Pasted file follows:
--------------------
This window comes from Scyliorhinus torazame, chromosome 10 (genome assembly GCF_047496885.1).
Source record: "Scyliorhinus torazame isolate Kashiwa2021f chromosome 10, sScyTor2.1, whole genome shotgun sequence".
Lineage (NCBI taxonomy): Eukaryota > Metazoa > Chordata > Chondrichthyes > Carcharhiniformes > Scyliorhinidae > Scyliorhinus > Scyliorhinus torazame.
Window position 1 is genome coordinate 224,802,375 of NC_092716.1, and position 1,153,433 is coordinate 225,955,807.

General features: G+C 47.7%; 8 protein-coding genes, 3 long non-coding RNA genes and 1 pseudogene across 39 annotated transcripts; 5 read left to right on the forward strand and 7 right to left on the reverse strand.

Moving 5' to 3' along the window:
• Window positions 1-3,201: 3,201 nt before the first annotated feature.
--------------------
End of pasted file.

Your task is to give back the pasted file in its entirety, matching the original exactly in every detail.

This window comes from Scyliorhinus torazame, chromosome 10 (genome assembly GCF_047496885.1).
Source record: "Scyliorhinus torazame isolate Kashiwa2021f chromosome 10, sScyTor2.1, whole genome shotgun sequence".
Lineage (NCBI taxonomy): Eukaryota > Metazoa > Chordata > Chondrichthyes > Carcharhiniformes > Scyliorhinidae > Scyliorhinus > Scyliorhinus torazame.
Window position 1 is genome coordinate 224,802,375 of NC_092716.1, and position 1,153,433 is coordinate 225,955,807.

General features: G+C 47.7%; 8 protein-coding genes, 3 long non-coding RNA genes and 1 pseudogene across 39 annotated transcripts; 5 read left to right on the forward strand and 7 right to left on the reverse strand.

Moving 5' to 3' along the window:
• Window positions 1-3,201: 3,201 nt before the first annotated feature.